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Richard Nickson was born in 1895 in Preston to Peter Richard and Ann Nickson (nee Kelsall). Peter and Ann were married in Garstang in 1883 and after their marriage they moved to live at 70 Meadow Street in Preston. Prior to his marriage Peter Nickson had been working as a bobbin turner but by the time of the 1891 Census he had become a Professor of Music.

The 1901 Census shows that the family had moved from Meadow Street to number 34 Cato Street in Preston and by this time they had seven sons and four daughters; Mary Elizabeth (1883), John (1885), Christopher (1887), Florence (1890), Winifred (1892), Richard (1895)*, Henry (1896), Francis (1897), Herbert (1899), Joseph (1900) and Ethel Maud (1901). Peter Nickson`s occupation was still recorded as being a self-employed Professor of Music.

Ten years later the 1911 Census record notes that Ann Nickson was now a widow and was living in three rooms at 9 Andrew Street in Preston  with nine of her children; John, Christopher, Winifred, Richard, Henry, Francis, Herbert, Joseph and Ethel and at the time sixteen year old Richard was working in a mill as a cotton creeler.

On the 15th September 1914 Richard signed up to serve for four years with the Territorial Force at Preston. He was unmarried and still living at home with his mother Annie at 9 Andrew Street and had previously been working at the Peel Mill in Preston. He was allocated the service number 2560 and was posted to the 4th Battalion of the Loyal North Lancashire Regiment. The Medical Officer noted that Richard was 5`9” tall, had normal vision and that his physical condition was good. For official purposes his mother Annie Nickson was named as his next of kin.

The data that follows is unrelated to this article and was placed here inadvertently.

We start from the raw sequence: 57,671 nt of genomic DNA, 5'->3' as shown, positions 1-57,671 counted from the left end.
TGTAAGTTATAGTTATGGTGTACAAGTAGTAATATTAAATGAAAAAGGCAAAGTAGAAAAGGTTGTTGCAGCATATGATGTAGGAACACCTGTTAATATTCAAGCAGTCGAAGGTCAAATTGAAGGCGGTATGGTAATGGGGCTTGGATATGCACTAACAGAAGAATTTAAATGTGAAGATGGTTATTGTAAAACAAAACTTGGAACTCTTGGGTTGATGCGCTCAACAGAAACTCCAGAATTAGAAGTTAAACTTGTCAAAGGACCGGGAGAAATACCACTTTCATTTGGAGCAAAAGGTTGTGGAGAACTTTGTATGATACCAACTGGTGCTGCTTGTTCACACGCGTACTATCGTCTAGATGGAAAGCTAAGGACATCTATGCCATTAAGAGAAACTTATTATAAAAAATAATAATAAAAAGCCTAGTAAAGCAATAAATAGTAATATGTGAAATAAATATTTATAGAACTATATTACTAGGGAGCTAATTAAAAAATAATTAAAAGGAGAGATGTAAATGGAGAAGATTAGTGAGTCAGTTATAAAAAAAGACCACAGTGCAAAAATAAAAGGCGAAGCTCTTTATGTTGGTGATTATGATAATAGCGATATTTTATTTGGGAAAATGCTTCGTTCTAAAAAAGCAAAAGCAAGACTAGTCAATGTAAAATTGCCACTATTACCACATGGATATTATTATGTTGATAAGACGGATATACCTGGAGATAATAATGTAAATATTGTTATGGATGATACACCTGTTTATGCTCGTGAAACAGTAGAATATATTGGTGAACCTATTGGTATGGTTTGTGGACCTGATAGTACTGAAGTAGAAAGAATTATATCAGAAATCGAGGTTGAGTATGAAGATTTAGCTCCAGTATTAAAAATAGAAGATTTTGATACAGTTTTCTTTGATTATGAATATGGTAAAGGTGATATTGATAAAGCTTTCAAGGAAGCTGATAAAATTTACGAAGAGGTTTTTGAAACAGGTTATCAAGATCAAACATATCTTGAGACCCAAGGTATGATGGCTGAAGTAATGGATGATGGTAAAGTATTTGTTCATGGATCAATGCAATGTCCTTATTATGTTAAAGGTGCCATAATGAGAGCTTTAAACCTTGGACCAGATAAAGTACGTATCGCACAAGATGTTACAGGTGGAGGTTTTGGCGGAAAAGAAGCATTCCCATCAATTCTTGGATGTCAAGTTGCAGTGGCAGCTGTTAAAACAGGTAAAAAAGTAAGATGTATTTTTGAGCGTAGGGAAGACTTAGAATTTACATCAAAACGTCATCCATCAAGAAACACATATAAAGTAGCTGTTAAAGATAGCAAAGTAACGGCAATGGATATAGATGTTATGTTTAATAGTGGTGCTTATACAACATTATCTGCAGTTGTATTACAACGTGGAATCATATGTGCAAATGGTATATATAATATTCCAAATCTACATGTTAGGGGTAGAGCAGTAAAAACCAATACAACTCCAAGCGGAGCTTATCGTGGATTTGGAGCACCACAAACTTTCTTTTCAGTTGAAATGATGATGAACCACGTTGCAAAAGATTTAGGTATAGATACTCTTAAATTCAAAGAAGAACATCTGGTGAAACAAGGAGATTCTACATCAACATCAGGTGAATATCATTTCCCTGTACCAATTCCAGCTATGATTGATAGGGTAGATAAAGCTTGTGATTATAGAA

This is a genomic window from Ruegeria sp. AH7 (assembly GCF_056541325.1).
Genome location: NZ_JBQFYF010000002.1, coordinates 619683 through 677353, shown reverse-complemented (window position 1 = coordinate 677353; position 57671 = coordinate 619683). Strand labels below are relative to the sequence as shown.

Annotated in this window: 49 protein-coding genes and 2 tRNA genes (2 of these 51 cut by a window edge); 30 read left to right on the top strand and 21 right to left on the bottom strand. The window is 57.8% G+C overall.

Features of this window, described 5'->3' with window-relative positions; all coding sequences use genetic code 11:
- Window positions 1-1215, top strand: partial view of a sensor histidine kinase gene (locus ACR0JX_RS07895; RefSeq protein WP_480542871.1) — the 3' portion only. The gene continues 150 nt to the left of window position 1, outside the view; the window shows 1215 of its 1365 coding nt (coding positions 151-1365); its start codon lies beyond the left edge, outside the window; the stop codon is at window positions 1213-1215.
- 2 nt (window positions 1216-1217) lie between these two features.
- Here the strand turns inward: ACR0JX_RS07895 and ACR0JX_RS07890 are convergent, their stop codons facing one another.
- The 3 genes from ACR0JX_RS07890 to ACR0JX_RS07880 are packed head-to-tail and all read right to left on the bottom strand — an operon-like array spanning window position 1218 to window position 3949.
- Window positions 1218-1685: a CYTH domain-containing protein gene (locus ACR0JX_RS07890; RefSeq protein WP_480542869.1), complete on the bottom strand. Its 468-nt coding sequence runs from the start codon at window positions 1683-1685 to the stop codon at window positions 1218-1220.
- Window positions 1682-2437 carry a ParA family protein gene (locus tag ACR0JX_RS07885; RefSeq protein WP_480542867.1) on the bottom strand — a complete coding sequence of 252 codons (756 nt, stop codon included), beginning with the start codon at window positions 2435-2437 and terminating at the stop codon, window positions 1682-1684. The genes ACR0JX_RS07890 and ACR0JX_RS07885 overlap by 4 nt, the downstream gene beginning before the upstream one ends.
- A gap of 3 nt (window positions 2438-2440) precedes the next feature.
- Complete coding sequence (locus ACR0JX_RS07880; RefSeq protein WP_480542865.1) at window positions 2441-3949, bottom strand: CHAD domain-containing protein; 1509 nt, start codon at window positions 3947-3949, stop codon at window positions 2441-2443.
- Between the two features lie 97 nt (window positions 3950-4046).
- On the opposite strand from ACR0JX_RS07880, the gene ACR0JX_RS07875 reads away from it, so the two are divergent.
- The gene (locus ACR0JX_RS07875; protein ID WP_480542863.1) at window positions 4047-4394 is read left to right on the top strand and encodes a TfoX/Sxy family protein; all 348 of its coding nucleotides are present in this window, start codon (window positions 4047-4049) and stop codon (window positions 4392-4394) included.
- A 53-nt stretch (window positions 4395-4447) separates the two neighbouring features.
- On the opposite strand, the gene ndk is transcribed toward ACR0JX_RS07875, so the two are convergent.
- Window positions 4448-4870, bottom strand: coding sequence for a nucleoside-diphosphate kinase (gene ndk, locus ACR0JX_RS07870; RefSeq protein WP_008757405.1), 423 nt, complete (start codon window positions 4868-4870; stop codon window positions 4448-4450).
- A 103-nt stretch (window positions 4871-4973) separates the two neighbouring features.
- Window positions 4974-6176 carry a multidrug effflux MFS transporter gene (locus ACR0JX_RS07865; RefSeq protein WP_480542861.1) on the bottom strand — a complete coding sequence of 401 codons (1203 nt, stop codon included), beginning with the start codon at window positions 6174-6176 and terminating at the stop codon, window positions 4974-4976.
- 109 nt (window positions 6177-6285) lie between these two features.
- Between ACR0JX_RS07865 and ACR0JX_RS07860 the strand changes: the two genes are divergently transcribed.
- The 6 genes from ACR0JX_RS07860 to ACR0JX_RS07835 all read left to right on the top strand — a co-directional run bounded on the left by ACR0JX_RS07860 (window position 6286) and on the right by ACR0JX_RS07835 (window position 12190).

Richard sailed to France with the 1/4th Battalion as a member of “A” Company on the 4th May 1915 and he would have taken part in the first major action undertaken by the Battalion at Festubert on the 15th June 1915 in which they suffered enormous losses.  On the 24th June 1915 the 51st (Highland) Division which included the 1/4th Battalion were ordered to re-join the Indian Corps and were despatched to relieve the Lahore Division in the sector south of Laventie. On this date the Battalion marched with the 154th Brigade by Lestrem, La Gorgue, Estaires and Laventie to Fauquisart where it took over the trenches on a front extending from a point 300 yards north-west of Rue d`Enfer for about 400 yards, the Scottish Rifles being on the left and the Royal Lancaster`s on the right. The area they were in was overlooked by Aubers Ridge which was being occupied by the enemy.

Sadly, on the 11th July 1915 Richard was shot and killed by a sniper while the Battalion was occupying the trenches at Levantie.

Captain Booth of the 1/4th Battalion later sent a letter of sympathy to Richard`s mother and afterwards the following article was printed in the local paper.2560 Private Richard Nickson

Richard was later buried in Rue-Petillon Military Cemetery at Fleurbaix. His mother had the following inscription put on her son`s headstone;


After the war Ann Nickson signed for the 1915 Star, British War and Victory Medals that her son was entitled to.

Rank: Private
Service No: 2560
Date of Death: 11/07/1915
Age: 20
Regiment/Service: The Loyal North Lancashire Regiment, 1st/4th Bn.

Janet Davis
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One Response to 2560 PTE. R. NICKSON. L.N.LAN.R.

  1. Fran Wood says:

    Hi Janet
    Thank you for your post . Richard Nickson was my Grandad Francis Nicksons older brother. I didn’t know he had so many brothers and sisters, and that his brother had died in WW1.Since researching my fathers family tree I found out that my grandfathers father Peter Nickson went to America in 1903, so Ann Nickson was not a widow.

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